“It’s been fantastic to see the levels of creativity"
Cricket competition The Hundred has partnered with 10 imaginative children to build an immersive stadium in Minecraft.
The Hundred is a revolutionary competition that combines entertainment with world-class cricket.
With over six million children in the UK playing Minecraft weekly, this virtual stadium will engage a wide audience of young fans and take cricket into their world to excite them about the upcoming competition.
Minecraft-loving children across the country were invited to take part in The Hundred’s Every Block Counts and create their ultimate cricket stadium experience with no limits.
The entries were imaginative and the top 10 designs included everything required for the virtual stadium.
Named The Space Bowl, the world has an array of showstopping features including a rooftop garden filled with wildlife, a rainbow arch, a boundary moat, disco lights, a rollercoaster, cricket ball-shaped VIP boxes and even a see-through wicket with changing room views.
Taking 150 hours to build and with 1.3 million blocks, this is the first-ever sports stadium built in the world-famous gaming platform through a children’s competition.
The shortlisted winners impressed a judging panel, which included Birmingham Phoenix’s Issy Wong. BlockWorks Founder James Delaney and The Hundred’s Senior Brand Manager Jonathon Webb.
Speaking about the stadium’s launch, Issy said:
“It’s been fantastic to see the levels of creativity from this competition.
“We’ve seen submissions beyond our wildest expectations and the final build truly is a blockbuster cricket stadium.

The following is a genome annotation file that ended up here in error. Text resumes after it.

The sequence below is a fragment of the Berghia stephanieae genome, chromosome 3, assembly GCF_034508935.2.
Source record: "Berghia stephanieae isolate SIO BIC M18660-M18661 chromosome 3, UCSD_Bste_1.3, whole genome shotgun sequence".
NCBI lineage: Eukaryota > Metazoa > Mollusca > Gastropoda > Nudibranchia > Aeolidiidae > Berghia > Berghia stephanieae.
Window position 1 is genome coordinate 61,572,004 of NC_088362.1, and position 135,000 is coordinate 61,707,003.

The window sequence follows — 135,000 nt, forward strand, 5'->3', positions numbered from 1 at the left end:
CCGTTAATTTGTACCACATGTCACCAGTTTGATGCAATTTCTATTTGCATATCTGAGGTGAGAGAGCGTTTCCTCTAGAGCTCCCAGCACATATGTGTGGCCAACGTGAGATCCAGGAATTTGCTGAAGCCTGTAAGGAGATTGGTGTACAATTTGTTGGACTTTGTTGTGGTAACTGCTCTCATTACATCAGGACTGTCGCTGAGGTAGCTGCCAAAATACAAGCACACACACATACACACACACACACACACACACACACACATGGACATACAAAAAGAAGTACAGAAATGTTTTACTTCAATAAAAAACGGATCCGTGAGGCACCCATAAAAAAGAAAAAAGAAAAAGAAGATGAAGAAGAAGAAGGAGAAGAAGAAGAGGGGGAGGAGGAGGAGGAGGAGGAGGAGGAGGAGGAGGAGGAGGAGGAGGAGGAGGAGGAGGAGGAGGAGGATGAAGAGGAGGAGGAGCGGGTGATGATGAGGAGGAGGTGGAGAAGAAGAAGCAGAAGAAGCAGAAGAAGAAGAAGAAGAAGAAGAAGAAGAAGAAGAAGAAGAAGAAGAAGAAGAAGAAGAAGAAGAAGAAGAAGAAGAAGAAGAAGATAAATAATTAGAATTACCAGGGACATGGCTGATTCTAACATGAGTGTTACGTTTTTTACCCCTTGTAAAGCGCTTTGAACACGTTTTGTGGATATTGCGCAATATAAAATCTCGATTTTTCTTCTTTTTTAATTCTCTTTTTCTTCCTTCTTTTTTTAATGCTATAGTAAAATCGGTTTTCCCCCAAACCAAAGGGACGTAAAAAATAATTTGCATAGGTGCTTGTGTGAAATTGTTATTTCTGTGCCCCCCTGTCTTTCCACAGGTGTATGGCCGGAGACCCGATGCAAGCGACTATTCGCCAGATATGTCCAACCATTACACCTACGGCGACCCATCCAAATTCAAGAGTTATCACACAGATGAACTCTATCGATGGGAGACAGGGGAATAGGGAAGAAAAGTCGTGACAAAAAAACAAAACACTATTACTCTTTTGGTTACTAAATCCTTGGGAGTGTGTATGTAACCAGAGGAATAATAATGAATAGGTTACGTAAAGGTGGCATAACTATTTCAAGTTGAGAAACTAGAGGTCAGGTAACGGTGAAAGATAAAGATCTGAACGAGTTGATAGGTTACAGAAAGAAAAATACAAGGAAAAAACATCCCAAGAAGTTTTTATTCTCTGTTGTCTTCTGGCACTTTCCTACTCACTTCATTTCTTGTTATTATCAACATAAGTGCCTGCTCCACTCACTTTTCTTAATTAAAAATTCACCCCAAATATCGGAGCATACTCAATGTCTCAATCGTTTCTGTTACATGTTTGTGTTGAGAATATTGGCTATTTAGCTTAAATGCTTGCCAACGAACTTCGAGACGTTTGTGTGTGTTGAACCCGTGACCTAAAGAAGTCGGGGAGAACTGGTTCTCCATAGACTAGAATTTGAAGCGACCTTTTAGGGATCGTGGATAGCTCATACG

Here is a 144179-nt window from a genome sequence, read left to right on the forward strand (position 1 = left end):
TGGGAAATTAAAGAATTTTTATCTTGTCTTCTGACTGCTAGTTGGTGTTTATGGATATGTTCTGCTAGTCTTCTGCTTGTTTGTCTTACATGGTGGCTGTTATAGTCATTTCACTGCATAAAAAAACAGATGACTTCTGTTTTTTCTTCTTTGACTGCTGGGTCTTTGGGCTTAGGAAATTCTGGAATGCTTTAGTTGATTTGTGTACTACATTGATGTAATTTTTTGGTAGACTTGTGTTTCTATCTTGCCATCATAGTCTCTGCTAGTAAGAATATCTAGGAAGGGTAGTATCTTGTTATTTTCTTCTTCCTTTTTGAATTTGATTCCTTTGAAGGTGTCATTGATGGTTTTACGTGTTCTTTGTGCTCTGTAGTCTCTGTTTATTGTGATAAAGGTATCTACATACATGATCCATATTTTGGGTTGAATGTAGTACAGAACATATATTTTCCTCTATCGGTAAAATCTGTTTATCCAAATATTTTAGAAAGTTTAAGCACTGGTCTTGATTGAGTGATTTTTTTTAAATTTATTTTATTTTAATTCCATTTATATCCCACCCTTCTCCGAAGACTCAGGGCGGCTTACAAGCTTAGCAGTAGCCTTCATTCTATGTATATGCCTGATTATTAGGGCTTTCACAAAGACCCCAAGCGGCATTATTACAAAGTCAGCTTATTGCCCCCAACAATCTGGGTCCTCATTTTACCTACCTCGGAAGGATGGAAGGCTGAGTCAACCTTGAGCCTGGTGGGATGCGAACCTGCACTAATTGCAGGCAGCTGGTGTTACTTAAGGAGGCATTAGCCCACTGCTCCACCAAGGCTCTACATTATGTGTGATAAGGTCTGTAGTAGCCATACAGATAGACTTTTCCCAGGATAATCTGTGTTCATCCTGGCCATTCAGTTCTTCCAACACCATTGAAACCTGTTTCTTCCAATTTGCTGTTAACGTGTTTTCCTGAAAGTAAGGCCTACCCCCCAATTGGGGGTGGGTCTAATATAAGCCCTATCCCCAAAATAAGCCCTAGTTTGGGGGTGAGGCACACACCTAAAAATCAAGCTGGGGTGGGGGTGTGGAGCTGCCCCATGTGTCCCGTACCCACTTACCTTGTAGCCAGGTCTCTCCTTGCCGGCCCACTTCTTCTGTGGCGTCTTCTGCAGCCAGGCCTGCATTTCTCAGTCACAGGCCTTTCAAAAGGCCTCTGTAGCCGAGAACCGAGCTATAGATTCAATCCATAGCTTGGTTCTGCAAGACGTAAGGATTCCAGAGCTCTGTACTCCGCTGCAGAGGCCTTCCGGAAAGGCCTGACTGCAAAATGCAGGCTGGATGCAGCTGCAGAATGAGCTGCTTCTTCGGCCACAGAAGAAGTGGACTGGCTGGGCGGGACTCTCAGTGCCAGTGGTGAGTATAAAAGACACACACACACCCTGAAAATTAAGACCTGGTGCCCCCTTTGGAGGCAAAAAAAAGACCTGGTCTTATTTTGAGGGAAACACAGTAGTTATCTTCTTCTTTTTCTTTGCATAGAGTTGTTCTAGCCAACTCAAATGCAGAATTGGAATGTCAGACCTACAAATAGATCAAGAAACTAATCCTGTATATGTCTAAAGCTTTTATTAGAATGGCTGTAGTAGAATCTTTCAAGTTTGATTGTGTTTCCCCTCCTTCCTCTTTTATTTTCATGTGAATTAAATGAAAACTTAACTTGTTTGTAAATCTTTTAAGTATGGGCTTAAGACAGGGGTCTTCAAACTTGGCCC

“It’s been incredible to be part of this initiative; another first for The Hundred as it continues to push the limits in sport and entertainment.”
Not only were the winners’ ideas brought to life but they also won tickets to a game of their choice with their family, the opportunity to meet and greet players playing in this year’s competition, a personalised junior shirt for the team of their choice and giant personalised Topps card and additional Topps cards products.
Ten-year-old winner Polly said: “My design idea is unique, with features like the boundary moat to know if the ball has hit the edge.
“I was so excited to hear that my idea was being built in the Minecraft world, I think other children who love cricket and Minecraft as much as I do will really enjoy exploring it.”
Talking about her cricket ball-shaped build with a rainbow canopy, 12-year-old Thea said:
“As soon as I read the brief, I knew that I had to do something colourful. The arch over the stadium is a rainbow to celebrate diversity.”
Rosie, aged eight, explained: “In Minecraft your imagination can run wild and free, and I wanted this stadium to have everything!
“I’ve gone for sea creatures swimming around the pitch as you watch the games.”
Peter Dray, parent of 11-year-old winner Samuel, said:
“Our boys both love playing Minecraft and, living close to Headingley Stadium, The Hundred massively caught their imaginations last year.